BoE must reverse its QT policy
David Blanchflower, a former member of the Bank of England’s monetary policy committee, is urging Threadneedle Street to slash interest rates and stop selling government bonds in the wake of the turmoil in the banking sector. Markets are betting the Bank will either raise rates to 4.25% or leave them unchanged, but Blanchflower said they should be cut from 4% to 3% and bond buying should be resumed at a rate of £50bn a year to prevent the economy sliding into recession. Blanchflower said: “The Bank of England is showing signs of dangerous groupthink when it comes to [quantitative tightening] QT, believing that it must reverse the previous policy of QE when they have not as yet offered any credible reason for doing so.” Fellow economist Richard Murphy also urged the Bank to reverse QT stating that the policy, “if combined with more austerity in fiscal policy and high interest rate might have disastrous consequences for the UK economy.”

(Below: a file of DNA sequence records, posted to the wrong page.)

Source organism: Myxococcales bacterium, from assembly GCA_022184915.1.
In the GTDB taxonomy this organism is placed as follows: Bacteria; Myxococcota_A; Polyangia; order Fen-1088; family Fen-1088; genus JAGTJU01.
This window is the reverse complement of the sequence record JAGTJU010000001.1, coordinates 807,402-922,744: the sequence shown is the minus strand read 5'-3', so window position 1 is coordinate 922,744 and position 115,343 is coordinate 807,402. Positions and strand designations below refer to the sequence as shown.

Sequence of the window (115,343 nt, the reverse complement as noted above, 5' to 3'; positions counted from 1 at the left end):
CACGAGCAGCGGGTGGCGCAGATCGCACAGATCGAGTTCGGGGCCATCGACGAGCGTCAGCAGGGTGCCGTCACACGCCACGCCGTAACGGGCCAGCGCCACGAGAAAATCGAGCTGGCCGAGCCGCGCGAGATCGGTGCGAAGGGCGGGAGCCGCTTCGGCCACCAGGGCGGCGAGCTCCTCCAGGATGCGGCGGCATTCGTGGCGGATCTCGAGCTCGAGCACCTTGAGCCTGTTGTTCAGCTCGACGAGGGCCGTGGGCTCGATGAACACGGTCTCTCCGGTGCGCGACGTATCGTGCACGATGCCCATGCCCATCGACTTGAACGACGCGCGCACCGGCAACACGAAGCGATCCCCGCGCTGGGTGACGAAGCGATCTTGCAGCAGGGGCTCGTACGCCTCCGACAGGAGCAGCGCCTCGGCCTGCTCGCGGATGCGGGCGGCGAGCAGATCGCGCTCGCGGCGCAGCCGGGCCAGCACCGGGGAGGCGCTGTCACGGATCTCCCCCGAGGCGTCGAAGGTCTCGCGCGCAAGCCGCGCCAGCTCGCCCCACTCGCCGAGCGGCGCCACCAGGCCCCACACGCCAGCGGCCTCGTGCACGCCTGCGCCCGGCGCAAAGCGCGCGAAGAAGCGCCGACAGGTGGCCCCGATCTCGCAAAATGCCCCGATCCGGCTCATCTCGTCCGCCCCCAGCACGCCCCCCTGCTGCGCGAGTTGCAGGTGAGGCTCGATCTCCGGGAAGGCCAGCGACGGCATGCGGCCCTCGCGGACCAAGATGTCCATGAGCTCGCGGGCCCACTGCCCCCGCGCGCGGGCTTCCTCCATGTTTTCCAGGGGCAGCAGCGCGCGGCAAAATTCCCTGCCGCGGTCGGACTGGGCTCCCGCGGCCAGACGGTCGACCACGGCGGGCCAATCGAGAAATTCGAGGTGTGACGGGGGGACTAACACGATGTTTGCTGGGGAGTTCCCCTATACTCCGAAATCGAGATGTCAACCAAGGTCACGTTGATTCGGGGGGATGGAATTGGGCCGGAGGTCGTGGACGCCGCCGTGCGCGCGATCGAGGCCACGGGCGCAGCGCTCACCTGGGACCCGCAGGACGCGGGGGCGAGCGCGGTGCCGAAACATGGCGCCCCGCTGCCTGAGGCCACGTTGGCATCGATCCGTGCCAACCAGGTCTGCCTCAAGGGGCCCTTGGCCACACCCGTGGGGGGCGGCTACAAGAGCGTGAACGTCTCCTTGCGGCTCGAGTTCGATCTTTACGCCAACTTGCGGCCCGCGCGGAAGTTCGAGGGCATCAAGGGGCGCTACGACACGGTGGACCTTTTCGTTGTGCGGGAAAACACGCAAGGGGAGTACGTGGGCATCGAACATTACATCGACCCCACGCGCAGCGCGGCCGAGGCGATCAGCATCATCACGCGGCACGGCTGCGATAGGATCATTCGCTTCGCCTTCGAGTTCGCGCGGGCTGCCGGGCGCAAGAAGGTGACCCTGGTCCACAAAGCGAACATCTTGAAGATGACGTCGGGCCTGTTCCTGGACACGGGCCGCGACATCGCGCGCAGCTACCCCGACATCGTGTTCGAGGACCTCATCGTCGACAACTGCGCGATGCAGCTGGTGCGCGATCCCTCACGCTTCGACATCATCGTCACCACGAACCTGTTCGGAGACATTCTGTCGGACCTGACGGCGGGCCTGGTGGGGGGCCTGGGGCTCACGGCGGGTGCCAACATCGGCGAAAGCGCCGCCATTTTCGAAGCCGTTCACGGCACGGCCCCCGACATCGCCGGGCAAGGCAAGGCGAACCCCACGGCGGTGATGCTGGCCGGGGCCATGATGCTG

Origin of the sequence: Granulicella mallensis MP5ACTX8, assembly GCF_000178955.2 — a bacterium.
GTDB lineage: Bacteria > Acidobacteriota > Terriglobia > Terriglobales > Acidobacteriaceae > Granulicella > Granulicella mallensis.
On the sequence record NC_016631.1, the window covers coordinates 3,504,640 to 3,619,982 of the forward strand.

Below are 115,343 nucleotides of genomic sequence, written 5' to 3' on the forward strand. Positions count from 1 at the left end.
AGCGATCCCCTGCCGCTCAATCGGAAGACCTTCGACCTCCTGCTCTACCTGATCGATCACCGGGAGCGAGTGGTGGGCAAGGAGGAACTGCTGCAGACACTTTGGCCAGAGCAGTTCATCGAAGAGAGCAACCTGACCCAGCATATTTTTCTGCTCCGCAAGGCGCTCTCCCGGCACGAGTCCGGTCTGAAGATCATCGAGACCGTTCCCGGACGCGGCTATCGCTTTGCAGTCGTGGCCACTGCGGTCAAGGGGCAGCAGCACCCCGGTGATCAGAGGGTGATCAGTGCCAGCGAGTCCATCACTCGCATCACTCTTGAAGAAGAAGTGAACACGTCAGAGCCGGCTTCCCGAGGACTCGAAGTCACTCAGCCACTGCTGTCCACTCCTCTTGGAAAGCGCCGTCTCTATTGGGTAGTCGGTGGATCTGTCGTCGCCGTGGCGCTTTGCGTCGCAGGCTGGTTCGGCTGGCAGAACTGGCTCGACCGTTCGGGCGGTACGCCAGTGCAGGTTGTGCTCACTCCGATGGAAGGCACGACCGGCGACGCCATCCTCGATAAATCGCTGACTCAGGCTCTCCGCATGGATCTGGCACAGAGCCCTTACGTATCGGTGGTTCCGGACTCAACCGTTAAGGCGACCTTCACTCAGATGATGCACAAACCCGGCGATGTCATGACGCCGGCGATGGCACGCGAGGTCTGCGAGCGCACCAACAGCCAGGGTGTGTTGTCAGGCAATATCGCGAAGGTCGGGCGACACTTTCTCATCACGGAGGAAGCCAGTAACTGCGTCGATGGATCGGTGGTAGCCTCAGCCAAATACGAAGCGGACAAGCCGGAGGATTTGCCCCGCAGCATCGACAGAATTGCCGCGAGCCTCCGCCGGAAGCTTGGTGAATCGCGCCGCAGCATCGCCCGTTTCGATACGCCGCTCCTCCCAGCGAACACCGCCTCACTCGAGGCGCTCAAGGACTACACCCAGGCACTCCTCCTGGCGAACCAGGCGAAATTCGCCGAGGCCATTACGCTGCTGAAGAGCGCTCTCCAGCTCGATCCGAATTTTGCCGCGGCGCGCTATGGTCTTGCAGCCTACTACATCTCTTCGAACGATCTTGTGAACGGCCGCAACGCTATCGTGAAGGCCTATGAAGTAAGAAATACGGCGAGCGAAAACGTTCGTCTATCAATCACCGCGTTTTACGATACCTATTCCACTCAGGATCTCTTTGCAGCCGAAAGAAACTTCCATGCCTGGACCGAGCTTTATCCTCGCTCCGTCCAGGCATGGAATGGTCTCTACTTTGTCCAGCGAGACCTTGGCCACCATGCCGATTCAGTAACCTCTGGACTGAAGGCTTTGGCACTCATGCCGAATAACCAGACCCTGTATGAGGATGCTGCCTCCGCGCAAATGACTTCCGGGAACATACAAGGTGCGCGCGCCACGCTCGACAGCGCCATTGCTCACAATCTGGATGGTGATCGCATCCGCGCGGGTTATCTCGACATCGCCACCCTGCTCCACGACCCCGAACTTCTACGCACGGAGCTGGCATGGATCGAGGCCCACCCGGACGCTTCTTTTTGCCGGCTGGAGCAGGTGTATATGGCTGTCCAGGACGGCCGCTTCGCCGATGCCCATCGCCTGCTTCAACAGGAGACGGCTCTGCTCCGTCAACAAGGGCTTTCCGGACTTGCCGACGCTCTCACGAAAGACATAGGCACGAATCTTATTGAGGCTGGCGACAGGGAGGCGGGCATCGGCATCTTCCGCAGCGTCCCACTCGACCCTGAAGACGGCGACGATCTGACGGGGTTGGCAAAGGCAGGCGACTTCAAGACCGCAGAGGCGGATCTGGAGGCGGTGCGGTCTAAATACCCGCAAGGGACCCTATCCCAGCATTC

One in four savers taking more risks with money
Research by the Financial Services Compensation Scheme (FSCS) shows that 26% of savers are taking more risks with their money in an effort to land bigger returns amid the cost-of-living crisis. A poll of 4,000 UK adults saw 23% of consumers with a pension say they have either decreased the percentage they contribute or stopped contributing to their pension entirely over the past few months. With interest rates and inflation soaring, the FSCS found that of those eligible to draw on their pensions, 29% have moved money out to cover day-to-day costs. Lila Pleban, chief communications officer of FSCS, said: "When money is tight, it's inevitable that alongside compromises and budget planning some people are likely to take more risks, which could plunge them further into financial difficulties.”